An ambitious fibre-optic network rollout is creating headaches for the national broadband network (NBN)’s prospects among Adelaide businesses, with 1,000 CBD buildings now able to access 10Gbps interconnections via the TPG Telecom-driven Ten Gigabit Adelaide (TGA) rollout.
Conceived by city officials in late 2017 as a “gamechanger for the city of Adelaide”, the network began its rollout in 2018 and had connected 400 buildings by mid 2019, with free connection and prices starting at $399 per month.
Its rollout was extended to North Adelaide in February with the project team initially expecting to reach the 1,000-building milestone by June, but the project is commemorating that success now after a chaotic and disruptive year.
Reaching the 1,000-building mark will “usher Adelaide into a new era of connectivity,” Adelaide lord mayor Sandy Verschoor said in a video marking the on-time, on-budget delivery of a project that she called “a significant strategic commitment by the City of Adelaide”.
“Establishing the 10Gbps Adelaide network today aligns with our city’s history of thoughtful innovation,” she said, calling the network “a boon for local businesses and… a compelling factor to attract business from interstate or around the globe.”
Adelaide’s “proactive approach” is a “template that cities everywhere could, and should, rapidly copy,” KPMG global head of infrastructure Richard Threlfall has said in flagging the success of a project that has been particularly well-timed given Adelaide’s play to position itself at the centre of Australia’s fledgling space industry.
The Australian Space Agency’s (ASA’s) Adelaide headquarters were unveiled in February and are due to be completed next year, by which point the widespread availability of 10Gbps broadband – which is targeted at enabling fast point-to-point network connections between businesses, rather than just providing massive Internet download pipes – is expected to have further helped attract associated businesses to the CBD.
Flush with success
Given its limited geographical scope, the TGA network is hardly going to become a complete replacement for the NBN.
However, by cherry-picking the customers at the city’s business heart, widespread network adoption could create a major headache for the national network builder – which recently announced it would deliver 1Gbps fibre services to millions of premises as it seeks to improve its financials in the runup to its mooted privatisation.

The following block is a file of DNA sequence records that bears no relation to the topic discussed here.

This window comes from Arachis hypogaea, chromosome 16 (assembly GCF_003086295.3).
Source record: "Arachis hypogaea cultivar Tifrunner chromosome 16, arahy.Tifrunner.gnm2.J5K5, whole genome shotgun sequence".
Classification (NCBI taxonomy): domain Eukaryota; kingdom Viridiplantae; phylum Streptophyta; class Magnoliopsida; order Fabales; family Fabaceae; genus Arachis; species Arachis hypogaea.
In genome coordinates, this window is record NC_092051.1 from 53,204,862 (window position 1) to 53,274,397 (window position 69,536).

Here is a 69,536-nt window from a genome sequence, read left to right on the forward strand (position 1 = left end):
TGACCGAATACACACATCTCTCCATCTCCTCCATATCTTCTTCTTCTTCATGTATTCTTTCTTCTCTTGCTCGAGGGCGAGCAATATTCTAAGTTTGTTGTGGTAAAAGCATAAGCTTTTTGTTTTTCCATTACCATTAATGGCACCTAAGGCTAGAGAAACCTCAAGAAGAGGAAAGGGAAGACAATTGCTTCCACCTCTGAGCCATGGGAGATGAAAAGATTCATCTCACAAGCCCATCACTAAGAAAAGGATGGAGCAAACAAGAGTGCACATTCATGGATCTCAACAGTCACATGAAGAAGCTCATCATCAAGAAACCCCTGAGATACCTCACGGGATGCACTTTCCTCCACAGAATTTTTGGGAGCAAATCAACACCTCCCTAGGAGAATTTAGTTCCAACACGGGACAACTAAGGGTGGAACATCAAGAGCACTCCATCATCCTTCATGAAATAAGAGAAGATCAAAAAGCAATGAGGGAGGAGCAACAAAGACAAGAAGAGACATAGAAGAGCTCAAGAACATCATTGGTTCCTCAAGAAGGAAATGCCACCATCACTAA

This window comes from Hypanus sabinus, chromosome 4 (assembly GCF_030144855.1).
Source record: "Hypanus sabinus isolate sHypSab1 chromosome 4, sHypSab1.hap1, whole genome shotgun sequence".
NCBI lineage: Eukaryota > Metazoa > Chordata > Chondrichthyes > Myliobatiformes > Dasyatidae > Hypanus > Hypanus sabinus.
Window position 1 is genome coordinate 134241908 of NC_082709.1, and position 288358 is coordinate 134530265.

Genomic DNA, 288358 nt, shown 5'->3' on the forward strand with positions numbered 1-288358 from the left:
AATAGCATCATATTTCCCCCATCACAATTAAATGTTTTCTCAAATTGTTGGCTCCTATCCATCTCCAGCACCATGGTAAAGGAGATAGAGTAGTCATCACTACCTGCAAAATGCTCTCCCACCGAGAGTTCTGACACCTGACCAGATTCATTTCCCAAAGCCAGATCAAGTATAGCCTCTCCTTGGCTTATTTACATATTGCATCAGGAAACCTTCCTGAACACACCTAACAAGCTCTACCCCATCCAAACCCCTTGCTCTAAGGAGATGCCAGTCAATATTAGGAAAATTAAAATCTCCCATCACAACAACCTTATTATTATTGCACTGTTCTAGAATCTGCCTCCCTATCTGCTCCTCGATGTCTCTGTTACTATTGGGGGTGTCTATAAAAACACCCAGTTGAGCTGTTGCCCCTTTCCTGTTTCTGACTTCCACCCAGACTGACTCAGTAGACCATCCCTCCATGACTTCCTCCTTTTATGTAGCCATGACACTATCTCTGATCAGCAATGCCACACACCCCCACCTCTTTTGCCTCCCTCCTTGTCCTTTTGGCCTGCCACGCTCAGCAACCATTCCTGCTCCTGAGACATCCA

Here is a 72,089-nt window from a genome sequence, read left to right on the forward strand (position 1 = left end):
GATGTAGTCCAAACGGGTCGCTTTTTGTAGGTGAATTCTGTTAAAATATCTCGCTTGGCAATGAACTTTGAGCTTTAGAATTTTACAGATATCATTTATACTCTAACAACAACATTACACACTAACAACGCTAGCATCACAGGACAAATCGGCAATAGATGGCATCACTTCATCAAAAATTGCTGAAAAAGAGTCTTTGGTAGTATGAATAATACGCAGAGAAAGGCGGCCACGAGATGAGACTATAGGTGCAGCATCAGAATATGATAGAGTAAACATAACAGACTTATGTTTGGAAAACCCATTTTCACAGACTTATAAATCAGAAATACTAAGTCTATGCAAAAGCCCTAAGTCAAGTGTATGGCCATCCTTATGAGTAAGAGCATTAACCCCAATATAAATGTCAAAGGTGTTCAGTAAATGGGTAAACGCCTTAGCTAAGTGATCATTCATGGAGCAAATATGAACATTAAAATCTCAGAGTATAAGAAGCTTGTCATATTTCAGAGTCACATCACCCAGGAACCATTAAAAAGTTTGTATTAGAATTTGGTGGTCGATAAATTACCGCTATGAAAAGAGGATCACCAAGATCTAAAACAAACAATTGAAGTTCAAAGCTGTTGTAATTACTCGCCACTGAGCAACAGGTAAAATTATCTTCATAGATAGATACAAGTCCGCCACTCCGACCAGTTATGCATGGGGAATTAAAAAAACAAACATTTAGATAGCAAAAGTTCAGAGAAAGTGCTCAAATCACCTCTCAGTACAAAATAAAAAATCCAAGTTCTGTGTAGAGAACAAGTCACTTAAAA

It’s not the first time an Australian city has tried to pre-empt the NBN – witness Brisbane’s abortive 2010 plan to roll out fibre through its sewers, a $600m investment that was cancelled months later as concerns emerged about chosen supplier i3 Asia Pacific.
TPG’s Adelaide fibre rollout, however, came at a more fortuitous juncture as the company was ramping up its fibre-to-the-basement (FTTB) ambitions, which it hatched in 2014 as a way to circumvent the NBN’s then-nascent footprint across the country.
Although the ACCC declined to entertain complaints that TPG’s FTTB rollout would constitute anti-competitive ‘cherry-picking’, Turnbull-era regulatory changes were intended to force TPG to be transparent about its rollout – which at the time was recognised as a competitive threat to the NBN’s own plan to target high-density residential and commercial buildings.
TGA’s entire business strategy is based on a similar premise, which means NBN could find itself marginalised in the rush to network Adelaide’s most bandwidth-hungry businesses even as an ambitious $551m growth program actively works to attract business to the Lot Fourteen precinct that will, among other things, house the ASA.
TGA is not, however, without its controversies – most significantly, that its use of network equipment from blacklisted Chinese network vendor Huawei has raised concerns that it may pose a security risk to the ASA and other sensitive industrial and military applications.
Regardless of its eventual user base, the success of the TGA project has turned heads worldwide, with Adelaide the first non-US member of the two dozen-strong US Ignite Smart Gigabit Communities (SGC) project – a consortium of like-minded local governments that have taken their fibre futures into their own hands.
Sharing of use global cases and resources could help the network evolve into a core element of Adelaide’s business future – and Verschoor isn’t shy about singing the praises of the “scalable and affordable” network, remembering to aim a backhander at the NBN.
“With ultra-fast, low-latency connections,” she said, the TGA network “can support the digital transformation of businesses moving from onsite servers or storage to cloud-based technologies.”
“The possibilities for these businesses are unlimited, with a data connection uninhibited by the restrictions and congestion often experienced with traditional networks.”